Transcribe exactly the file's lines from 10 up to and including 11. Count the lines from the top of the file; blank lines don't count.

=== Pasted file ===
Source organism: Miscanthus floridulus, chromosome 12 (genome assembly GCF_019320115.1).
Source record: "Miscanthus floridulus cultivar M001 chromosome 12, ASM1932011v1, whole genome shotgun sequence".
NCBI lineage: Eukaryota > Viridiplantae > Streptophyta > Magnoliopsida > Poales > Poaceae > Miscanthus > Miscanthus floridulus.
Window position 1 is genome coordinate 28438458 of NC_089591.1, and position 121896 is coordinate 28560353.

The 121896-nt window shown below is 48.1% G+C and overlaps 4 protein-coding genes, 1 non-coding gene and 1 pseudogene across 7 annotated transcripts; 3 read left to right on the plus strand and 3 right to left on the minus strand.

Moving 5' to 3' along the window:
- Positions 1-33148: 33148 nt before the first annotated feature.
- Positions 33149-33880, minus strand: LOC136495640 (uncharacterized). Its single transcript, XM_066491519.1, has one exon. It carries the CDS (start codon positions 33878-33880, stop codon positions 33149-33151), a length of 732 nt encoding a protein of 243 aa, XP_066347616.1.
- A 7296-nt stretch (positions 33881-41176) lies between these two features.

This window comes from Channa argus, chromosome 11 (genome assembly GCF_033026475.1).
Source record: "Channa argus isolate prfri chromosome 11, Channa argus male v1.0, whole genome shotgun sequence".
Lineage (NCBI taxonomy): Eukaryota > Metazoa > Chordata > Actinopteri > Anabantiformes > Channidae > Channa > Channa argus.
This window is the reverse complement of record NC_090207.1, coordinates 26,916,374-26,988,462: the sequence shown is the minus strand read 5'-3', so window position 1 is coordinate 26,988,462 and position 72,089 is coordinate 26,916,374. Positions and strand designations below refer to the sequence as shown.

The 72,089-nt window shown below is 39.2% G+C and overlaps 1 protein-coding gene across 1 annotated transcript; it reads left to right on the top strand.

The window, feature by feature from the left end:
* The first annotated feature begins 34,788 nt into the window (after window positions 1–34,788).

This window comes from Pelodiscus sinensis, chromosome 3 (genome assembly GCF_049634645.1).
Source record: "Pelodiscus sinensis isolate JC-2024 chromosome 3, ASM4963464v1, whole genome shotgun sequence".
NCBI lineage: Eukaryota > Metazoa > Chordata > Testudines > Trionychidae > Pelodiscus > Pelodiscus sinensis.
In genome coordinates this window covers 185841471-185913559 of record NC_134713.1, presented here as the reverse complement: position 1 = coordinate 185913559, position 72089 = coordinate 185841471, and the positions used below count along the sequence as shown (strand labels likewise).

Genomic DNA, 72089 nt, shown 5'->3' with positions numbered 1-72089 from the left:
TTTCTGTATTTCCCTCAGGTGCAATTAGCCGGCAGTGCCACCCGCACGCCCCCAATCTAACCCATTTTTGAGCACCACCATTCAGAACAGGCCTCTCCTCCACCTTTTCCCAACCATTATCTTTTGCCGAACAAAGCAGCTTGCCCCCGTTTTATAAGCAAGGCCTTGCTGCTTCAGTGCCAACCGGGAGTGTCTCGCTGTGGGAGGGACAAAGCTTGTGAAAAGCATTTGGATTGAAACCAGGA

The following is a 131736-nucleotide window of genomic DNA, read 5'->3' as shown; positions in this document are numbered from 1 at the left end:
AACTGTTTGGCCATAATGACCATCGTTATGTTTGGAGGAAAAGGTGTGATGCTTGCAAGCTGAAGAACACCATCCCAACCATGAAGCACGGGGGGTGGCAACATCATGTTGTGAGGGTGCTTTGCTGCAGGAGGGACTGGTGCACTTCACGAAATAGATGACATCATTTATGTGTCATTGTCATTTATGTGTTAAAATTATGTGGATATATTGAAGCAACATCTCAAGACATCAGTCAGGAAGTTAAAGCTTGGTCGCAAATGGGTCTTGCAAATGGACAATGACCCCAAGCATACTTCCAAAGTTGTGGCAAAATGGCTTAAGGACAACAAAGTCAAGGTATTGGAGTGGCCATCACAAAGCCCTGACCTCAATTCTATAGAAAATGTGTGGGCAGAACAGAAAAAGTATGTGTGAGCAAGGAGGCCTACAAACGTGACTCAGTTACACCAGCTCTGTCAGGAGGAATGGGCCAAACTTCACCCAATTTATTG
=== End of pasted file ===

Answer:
This window comes from Channa argus, chromosome 11 (genome assembly GCF_033026475.1).
Source record: "Channa argus isolate prfri chromosome 11, Channa argus male v1.0, whole genome shotgun sequence".